Ordinarily, when a television news program invites a member of Congress on to discuss public affairs, the host asks the questions and the lawmaker tries to answer them. On CNN last night, that dynamic was reversed a bit, as Rep. Randy Weber (R-Texas) started asking questions, which host Chris Cuomo seemed eager to answer.
At issue was the Republican Party’s ongoing support for a Russian-backed conspiracy theory that Ukraine was responsible for the attack on U.S. elections in 2016. In context, this exchange followed Cuomo’s explanation that GOP officials keep echoing a Kremlin disinformation message intended to undermine U.S. interests.
WEBER: Chris, was CrowdStrike involved in the DCCC hacking?
WEBER: Is CrowdStrike in part owned by a Ukrainian?
WEBER: That’s not the information that we have.
CUOMO: You have bad information.
It’s a problem that Republicans are peddling crackpot conspiracy theories. It’s a problem that Republicans are echoing a message concocted by the Kremlin to help Russia and hurt us.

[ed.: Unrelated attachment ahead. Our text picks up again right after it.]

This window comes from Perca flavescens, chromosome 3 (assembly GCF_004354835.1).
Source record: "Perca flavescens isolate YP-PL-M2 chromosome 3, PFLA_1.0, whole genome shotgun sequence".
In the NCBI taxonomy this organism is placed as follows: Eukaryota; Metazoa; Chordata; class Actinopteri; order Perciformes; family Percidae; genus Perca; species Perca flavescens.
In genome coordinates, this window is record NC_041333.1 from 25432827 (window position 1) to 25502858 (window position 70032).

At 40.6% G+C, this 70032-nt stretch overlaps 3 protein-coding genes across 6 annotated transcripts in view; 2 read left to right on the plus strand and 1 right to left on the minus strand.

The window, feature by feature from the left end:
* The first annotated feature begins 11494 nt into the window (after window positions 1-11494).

But in a case like this, what I find especially amazing is that a GOP member of Congress, after having many months to familiarize himself with his own party’s talking points, went on national television and made clear that he doesn’t yet understand the basic details of his own crackpot conspiracy theory.
The truth is unambiguous and has been readily available for quite some time: “CrowdStrike co-founder Dmitri Alperovitch is a cyber and national security expert who was born in Russia and now is a U.S. citizen; he is not Ukrainian.”
To the extent that reality still has meaning, it wouldn’t matter of CrowdStrike’s co-founder were Ukrainian. He’s not, of course, but it wouldn’t matter if he were.
What matters is that Russia attacked the United States in order to help put Trump in power, and Trump’s party, for reasons it hasn’t fully explained, is eager to advance Moscow’s disinformation campaign about the attack.
And in Randy Weber’s case, it appears some Republicans haven’t yet brushed up on the most basic elements of their own nonsensical argument.